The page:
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July 20th, 2015
The first component of any web page is the tag-based mark-up language of HTML. The Hyper Text Markup Language has a sordid history but has come into its own in the last few years. After a lengthy experimentation with the XML-based XHTML variant, the industry has accepted that HTML is the future of the web.
Mark-up defines the structure and outline of a document and offers a structured content. Mark-up is not intended to define the look and feel of the content on the page beyond rudimentary concepts such as headers, paragraphs and lists. The presentation attributes of HTML have all been depreciated and style should be contained in style sheets.
HTML5 is a new version of HTML and XHTML. The HTML5 draft specification defines a single language that can be written in HTML and XML. It attempts to solve issues found in previous iterations of HTML and addresses the needs of web applications, an area previously not adequately covered by HTML.
We will use the HTML5 Doctype and HTML5 features when appropriate.
We will test our mark-up against the W3C Validator, to ensure that the mark-up is well formed. 100% valid code is not a goal, but validation certainly helps to write more maintainable sites as well as debugging code. The aim is not to guarantee code is 100% valid, but instead to ensure the cross-browser experience is fairly consistent.
HTML5 Boilerplate is a professional front-end template for building fast, robust and adaptable web applications or sites. It is strongly recommended that you use this project for the core template of your website project.
The project is the product of many years of iterative development and combined community knowledge. It does not impose a specific development philosophy or framework, so you're free to architect your code in the way that you want.
HTML5 Boilerplate is supported by recent versions of the most major browsers, such as Google Chrome, Mozilla Firefox, Microsoft Internet Explorer 8+, Opera and Apple Safari. This doesn't mean that it can't be used in older browsers, just that it ensures compatibility with the browsers mentioned herein.
A proper Doctype which triggers standards mode in your browser should always be used. Quirks mode should always be avoided.
A nice aspect of HTML5 is that it streamlines the amount of code that is required. Meaningless attributes have been dropped, and the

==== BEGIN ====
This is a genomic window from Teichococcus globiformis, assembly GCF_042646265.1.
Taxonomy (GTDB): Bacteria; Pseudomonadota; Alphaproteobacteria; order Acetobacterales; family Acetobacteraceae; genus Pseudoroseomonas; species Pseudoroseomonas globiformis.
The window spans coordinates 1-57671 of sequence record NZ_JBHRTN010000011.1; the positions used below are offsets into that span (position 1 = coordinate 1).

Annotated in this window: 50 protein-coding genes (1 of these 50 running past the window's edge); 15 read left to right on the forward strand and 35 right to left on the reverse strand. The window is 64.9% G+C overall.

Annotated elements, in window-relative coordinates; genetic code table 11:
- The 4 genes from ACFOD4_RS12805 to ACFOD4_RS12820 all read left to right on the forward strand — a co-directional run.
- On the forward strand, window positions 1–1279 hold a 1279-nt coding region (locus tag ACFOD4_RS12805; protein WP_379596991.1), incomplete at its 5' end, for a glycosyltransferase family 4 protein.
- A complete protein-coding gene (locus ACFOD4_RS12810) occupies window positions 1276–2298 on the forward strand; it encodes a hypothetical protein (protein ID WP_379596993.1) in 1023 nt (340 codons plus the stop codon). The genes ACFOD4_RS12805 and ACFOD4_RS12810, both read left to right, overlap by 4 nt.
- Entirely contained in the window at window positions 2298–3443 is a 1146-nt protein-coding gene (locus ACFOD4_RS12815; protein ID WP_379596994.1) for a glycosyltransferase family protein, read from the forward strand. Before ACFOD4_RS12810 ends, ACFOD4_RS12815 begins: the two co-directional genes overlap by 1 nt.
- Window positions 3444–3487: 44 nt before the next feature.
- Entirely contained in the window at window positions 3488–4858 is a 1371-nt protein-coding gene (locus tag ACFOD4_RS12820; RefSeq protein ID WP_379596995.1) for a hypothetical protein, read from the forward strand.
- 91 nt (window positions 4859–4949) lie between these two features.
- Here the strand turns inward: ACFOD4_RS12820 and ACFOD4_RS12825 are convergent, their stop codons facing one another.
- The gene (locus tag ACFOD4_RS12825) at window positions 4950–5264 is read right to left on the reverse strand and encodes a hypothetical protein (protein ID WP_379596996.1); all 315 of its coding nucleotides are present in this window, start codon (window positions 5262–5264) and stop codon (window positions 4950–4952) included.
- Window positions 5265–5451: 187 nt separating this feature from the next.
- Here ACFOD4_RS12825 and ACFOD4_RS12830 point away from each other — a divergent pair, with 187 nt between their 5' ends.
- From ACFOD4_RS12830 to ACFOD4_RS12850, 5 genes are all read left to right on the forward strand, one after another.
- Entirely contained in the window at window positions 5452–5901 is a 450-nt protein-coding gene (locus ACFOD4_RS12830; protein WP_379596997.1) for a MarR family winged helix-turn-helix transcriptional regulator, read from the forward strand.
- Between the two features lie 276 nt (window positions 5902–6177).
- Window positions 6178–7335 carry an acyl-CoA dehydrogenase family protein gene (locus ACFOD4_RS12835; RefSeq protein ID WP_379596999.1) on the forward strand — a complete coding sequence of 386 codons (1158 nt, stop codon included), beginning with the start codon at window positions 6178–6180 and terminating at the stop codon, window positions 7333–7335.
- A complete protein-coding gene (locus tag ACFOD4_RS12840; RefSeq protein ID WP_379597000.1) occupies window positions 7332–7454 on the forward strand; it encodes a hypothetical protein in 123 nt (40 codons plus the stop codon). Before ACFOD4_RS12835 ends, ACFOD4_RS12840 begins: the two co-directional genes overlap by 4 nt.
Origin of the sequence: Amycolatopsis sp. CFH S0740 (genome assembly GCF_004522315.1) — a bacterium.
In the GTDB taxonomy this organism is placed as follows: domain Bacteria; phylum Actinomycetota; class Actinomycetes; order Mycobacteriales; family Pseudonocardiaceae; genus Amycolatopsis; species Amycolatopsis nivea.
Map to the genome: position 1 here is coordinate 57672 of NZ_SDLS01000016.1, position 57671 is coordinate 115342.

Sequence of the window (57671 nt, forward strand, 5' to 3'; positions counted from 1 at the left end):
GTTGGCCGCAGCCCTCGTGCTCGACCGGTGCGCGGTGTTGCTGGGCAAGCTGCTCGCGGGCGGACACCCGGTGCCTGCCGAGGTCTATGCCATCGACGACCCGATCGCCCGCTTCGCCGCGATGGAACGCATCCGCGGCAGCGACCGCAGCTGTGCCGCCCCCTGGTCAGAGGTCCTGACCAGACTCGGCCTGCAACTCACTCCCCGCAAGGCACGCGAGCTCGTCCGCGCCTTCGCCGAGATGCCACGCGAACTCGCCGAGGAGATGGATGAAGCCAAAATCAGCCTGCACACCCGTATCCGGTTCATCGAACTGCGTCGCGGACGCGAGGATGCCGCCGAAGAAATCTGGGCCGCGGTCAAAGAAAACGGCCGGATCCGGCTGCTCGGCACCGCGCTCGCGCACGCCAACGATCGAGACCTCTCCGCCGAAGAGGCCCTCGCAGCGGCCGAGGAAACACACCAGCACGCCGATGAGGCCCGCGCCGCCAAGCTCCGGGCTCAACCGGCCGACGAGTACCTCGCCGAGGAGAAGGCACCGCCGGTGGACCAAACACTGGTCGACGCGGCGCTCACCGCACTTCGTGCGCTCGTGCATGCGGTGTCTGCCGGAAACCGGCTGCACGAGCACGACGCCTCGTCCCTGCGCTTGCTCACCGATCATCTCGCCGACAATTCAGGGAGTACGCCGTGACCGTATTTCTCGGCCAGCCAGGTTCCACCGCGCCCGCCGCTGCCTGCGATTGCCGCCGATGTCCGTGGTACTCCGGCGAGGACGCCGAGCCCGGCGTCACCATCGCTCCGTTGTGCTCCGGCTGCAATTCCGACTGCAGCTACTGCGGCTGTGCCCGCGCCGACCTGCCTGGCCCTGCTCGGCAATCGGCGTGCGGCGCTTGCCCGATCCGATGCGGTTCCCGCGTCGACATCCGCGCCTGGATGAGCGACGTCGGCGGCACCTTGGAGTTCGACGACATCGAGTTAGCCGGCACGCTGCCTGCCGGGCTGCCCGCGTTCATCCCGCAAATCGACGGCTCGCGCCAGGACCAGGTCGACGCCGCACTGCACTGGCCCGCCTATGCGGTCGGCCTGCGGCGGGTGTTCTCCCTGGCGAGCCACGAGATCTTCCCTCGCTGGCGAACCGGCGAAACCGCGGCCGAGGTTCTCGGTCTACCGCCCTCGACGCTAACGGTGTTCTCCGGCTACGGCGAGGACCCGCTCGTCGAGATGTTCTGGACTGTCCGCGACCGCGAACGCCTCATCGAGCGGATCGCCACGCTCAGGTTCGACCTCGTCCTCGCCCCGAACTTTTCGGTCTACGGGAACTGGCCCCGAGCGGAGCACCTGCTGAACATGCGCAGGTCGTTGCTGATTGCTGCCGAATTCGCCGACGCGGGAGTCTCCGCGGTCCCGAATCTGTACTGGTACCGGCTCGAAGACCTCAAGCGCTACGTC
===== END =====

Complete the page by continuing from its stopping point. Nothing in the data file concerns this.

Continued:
DOCTYPE declaration has been simplified significantly. Additionally, there is no need to use
All mark-up should be delivered as UTF-8, as its the most friendly for internationalization. It should be designated in both the HTTP header and the head of the document.
Setting the character set using
<meta http-equiv="Content-Type" content="text/html; charset=UTF-8" />
In HTML5, just do:
The following are general guidelines for structuring your HTML mark-up. Authors are reminded to always use mark-up which represents the semantics of the content in the document being created.
<p>elements for paragraph delimiters as opposed to multiple
<dl>(definition lists) and
<blockquote>, when appropriate.
<dl>; never in a set of
<label>fields to label each form field, the
for=""attribute should associate itself with the input field so users can click the labels.
<div>tags to indicate what element you're closing. It will help when there is lots of nesting and indentation.
<th>tags (and scope attribute) when appropriate.
<table summary="This is a chart of year-end returns for 2005."> <thead> <tr> <th scope="col">Table header 1</th> <th scope="col">Table header 2</th> </tr> </thead> <tbody> <tr> <td>Table data 1</td> <td>Table data 2</td> </tr> </tbody> </table>
The HTML5 specification defines quotes around attributes as optional. For consistency with attributes that accept white-space, all attributes should be quoted.
<p class="line note" data-attribute="106">This is my paragraph of special text.</p>